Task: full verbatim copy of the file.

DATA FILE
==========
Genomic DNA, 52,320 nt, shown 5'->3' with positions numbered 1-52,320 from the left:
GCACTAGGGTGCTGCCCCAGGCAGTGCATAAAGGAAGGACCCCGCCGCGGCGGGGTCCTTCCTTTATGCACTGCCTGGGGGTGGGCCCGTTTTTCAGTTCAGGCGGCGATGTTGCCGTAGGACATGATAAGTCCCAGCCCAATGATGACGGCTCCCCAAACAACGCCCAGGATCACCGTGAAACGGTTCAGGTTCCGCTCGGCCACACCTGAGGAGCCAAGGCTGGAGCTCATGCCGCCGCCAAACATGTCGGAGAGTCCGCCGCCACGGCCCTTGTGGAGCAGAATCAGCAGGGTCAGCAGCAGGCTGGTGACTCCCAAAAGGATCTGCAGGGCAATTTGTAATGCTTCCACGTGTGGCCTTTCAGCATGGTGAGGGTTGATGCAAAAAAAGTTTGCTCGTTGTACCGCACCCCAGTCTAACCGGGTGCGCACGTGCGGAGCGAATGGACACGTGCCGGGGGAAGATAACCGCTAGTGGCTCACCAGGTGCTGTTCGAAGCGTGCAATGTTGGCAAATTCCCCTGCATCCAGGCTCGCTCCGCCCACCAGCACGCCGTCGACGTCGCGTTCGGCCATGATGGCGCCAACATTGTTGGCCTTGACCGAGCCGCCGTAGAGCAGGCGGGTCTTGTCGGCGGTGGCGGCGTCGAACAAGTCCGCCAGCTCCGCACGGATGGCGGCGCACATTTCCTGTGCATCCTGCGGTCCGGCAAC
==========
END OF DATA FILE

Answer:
Genomic DNA, 52,320 nt, shown 5'->3' with positions numbered 1-52,320 from the left:
GCACTAGGGTGCTGCCCCAGGCAGTGCATAAAGGAAGGACCCCGCCGCGGCGGGGTCCTTCCTTTATGCACTGCCTGGGGGTGGGCCCGTTTTTCAGTTCAGGCGGCGATGTTGCCGTAGGACATGATAAGTCCCAGCCCAATGATGACGGCTCCCCAAACAACGCCCAGGATCACCGTGAAACGGTTCAGGTTCCGCTCGGCCACACCTGAGGAGCCAAGGCTGGAGCTCATGCCGCCGCCAAACATGTCGGAGAGTCCGCCGCCACGGCCCTTGTGGAGCAGAATCAGCAGGGTCAGCAGCAGGCTGGTGACTCCCAAAAGGATCTGCAGGGCAATTTGTAATGCTTCCACGTGTGGCCTTTCAGCATGGTGAGGGTTGATGCAAAAAAAGTTTGCTCGTTGTACCGCACCCCAGTCTAACCGGGTGCGCACGTGCGGAGCGAATGGACACGTGCCGGGGGAAGATAACCGCTAGTGGCTCACCAGGTGCTGTTCGAAGCGTGCAATGTTGGCAAATTCCCCTGCATCCAGGCTCGCTCCGCCCACCAGCACGCCGTCGACGTCGCGTTCGGCCATGATGGCGCCAACATTGTTGGCCTTGACCGAGCCGCCGTAGAGCAGGCGGGTCTTGTCGGCGGTGGCGGCGTCGAACAAGTCCGCCAGCTCCGCACGGATGGCGGCGCACATTTCCTGTGCATCCTGCGGTCCGGCAAC